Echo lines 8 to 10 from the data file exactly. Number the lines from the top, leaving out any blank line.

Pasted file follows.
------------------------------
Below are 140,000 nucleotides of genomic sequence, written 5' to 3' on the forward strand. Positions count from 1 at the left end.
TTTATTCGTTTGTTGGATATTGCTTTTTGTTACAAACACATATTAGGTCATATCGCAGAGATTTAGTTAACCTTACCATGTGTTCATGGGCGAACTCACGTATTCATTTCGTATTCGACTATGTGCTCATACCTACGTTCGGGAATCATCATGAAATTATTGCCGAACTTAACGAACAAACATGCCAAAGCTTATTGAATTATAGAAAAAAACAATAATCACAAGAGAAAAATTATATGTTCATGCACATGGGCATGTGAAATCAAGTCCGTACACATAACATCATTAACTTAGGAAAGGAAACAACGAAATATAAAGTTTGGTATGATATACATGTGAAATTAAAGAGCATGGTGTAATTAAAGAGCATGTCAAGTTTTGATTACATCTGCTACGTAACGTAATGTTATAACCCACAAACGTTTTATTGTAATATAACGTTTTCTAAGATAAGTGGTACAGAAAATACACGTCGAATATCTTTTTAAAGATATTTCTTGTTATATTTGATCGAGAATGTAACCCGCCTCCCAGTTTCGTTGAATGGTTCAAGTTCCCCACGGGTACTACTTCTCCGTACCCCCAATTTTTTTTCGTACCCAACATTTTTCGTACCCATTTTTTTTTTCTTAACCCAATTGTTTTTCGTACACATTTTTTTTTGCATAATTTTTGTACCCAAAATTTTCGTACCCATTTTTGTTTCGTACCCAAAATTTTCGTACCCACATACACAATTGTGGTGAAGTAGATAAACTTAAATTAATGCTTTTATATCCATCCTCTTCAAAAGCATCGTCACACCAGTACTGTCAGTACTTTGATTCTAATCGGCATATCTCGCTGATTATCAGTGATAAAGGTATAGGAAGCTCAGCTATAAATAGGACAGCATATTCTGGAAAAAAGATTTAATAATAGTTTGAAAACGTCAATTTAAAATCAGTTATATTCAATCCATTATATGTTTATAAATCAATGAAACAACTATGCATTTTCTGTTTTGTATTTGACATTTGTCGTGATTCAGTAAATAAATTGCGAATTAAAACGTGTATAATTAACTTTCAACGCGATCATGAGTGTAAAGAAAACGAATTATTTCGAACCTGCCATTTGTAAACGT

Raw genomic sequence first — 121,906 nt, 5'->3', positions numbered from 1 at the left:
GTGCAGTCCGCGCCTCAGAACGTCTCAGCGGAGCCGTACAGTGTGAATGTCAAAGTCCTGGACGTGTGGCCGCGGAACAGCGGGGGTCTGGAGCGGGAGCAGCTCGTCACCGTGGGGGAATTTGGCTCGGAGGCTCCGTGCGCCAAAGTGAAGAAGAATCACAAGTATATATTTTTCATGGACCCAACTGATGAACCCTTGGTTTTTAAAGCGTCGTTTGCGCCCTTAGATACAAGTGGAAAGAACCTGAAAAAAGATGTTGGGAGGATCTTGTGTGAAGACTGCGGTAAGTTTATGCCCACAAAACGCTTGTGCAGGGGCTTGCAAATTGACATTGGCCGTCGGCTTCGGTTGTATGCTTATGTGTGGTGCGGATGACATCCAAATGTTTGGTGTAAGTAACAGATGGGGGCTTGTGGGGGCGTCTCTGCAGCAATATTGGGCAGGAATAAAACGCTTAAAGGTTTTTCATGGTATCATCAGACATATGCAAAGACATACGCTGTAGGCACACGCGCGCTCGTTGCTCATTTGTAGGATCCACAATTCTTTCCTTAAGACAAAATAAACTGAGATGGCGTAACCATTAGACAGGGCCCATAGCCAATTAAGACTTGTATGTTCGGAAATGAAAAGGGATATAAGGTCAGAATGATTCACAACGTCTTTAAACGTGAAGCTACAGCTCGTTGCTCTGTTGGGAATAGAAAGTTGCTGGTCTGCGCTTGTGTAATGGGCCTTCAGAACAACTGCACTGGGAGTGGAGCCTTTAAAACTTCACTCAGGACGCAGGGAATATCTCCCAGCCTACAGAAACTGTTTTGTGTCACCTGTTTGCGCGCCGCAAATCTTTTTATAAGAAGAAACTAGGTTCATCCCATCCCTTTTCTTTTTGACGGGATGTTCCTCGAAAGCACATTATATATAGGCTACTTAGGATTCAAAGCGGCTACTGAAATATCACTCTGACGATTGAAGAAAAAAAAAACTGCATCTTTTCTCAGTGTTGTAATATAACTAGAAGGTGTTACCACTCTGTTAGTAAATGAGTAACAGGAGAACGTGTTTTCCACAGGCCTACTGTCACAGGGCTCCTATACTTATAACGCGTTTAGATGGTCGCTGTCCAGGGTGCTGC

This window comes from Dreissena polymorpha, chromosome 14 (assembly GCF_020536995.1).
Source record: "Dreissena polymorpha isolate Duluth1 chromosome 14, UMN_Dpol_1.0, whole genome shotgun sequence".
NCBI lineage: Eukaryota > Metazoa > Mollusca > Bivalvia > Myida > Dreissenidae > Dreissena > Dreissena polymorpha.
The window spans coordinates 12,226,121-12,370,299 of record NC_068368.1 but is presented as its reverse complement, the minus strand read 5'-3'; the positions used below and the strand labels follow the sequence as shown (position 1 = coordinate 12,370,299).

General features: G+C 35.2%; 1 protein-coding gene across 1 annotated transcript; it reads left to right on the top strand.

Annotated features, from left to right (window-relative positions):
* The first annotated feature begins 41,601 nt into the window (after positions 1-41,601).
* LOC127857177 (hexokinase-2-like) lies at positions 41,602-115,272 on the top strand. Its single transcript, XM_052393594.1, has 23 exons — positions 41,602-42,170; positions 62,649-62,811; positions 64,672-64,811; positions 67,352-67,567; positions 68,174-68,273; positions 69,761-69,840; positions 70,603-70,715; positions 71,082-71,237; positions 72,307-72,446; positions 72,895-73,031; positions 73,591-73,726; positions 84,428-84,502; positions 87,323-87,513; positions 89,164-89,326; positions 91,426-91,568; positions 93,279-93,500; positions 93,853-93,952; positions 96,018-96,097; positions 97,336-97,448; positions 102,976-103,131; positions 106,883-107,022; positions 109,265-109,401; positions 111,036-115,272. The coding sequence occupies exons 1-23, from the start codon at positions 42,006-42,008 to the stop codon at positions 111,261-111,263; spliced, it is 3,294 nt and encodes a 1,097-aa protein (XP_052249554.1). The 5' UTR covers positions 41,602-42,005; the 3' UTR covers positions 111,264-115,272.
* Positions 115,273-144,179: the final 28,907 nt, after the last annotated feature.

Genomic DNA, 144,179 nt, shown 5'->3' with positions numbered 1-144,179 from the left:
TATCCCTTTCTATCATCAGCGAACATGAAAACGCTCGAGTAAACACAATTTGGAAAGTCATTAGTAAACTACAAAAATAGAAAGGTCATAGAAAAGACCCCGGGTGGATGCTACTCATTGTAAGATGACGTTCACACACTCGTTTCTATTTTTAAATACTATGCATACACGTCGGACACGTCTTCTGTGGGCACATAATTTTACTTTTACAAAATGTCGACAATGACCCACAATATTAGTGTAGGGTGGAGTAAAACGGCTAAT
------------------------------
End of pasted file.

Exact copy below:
The window spans coordinates 12,226,121-12,370,299 of record NC_068368.1 but is presented as its reverse complement, the minus strand read 5'-3'; the positions used below and the strand labels follow the sequence as shown (position 1 = coordinate 12,370,299).

General features: G+C 35.2%; 1 protein-coding gene across 1 annotated transcript; it reads left to right on the top strand.

Annotated features, from left to right (window-relative positions):